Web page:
The popularity of the game can no longer be denied as it appears all over popular culture. However, seeing popular actors play it and watching it appear in television and movies does not on its own suffice to maintain such a large community of fans. Players attribute their enjoyment of the game to the plethora of activities the game has to offer.
“I got into Dungeons and Dragons through my friends. I play it because it’s an incredible creative outlet and a great way to spend time with my friends doing something I love. I think its representation in the media is decent but very shallow in expressing what the game is truly about. It’s not just a geeky game for people who like fantasy. It’s an experience you put time and effort into and have to learn how to do. You have to think outside of your comfort zone, and experience scenarios that challenge your creative and cognitive function. Dungeons and Dragons grow you as a person if done right,” sophomore Gavin Williams said.
Dungeons and Dragons serves as an easily accessible creative outlet for those interested in trying it out. It allows players to live out fantasies such as slaying dragons, being prolific in more than one language and having a stable source of income.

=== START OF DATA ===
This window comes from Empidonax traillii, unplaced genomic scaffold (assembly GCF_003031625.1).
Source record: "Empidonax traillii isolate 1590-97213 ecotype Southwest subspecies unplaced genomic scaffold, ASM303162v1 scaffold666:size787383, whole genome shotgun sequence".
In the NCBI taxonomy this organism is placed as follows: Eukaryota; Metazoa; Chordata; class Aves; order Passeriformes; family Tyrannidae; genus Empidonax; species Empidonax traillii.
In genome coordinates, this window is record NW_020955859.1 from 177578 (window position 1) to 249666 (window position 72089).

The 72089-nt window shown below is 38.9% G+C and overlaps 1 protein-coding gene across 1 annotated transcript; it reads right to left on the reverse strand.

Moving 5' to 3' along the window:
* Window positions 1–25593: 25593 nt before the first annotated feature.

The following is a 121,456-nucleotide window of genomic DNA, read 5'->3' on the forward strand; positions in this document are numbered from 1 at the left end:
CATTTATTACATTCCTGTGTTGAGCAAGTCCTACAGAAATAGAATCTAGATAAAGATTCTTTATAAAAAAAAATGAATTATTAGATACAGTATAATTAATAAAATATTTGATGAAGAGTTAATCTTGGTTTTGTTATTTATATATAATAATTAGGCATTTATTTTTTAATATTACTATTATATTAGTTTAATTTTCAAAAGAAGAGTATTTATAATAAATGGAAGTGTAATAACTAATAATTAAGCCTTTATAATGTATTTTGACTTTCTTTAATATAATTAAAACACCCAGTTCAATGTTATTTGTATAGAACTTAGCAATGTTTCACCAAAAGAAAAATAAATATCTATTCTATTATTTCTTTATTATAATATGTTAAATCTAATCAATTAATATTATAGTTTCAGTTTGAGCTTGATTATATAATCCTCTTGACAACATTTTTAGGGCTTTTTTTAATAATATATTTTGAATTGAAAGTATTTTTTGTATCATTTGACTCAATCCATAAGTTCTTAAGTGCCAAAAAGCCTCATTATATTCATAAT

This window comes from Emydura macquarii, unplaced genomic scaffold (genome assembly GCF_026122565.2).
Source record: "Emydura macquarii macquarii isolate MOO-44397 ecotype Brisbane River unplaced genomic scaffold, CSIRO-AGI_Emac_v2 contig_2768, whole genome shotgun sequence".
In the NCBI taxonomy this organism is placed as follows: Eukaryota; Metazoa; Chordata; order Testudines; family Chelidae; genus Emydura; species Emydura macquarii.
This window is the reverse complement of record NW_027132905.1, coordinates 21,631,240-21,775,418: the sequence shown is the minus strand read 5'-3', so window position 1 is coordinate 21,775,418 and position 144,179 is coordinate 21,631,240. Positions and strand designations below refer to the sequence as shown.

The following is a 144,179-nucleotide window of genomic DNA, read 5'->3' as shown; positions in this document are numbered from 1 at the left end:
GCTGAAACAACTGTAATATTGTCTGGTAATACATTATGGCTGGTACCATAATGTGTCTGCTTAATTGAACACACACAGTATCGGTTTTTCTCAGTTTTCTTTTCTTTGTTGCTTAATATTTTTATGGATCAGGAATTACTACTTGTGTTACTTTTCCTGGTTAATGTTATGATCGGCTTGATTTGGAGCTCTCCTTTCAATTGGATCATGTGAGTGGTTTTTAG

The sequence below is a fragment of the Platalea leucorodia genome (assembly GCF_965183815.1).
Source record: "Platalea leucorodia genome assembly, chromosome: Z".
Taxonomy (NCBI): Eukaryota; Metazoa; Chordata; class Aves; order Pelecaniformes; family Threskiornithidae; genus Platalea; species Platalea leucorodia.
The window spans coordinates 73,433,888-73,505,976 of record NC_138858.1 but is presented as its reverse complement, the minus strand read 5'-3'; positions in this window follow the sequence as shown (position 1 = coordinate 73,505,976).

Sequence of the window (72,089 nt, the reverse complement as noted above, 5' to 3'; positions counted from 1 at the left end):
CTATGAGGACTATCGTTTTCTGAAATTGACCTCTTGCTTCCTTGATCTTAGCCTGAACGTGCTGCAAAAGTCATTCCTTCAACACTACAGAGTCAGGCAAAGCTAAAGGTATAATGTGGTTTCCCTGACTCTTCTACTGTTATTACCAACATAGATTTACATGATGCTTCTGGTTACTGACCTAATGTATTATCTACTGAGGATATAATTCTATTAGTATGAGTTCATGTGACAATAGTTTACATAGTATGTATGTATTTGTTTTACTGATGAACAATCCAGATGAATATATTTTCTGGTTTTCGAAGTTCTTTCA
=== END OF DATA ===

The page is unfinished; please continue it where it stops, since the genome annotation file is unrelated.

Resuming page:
“I love being able to enact awesome action scenes and tense stealthy scenarios with my friends. Besides that though, Dungeons and Dragons allows me to escape a lot of my worries for just a couple of hours and live out life as someone else. I don’t have to worry about stress with friends or family or a test I didn’t study for. I can just become my character and have fun,” Sophmore Darren Godfrey said.
Dungeons and Dragons witnessed negative press and its fans’ constant stigma for decades. The recent appearance of podcasts such as Critical Role and the ease with which new players can get accustomed to the new iteration of the game allows for such harmful associations with the game to become one with the past. New players find that the game makes for a fun creative outlet that they can enjoy with their friends. Wizards of the Coast continue to support and develop new content for Dungeons and Dragons and intend to welcome new players with open arms.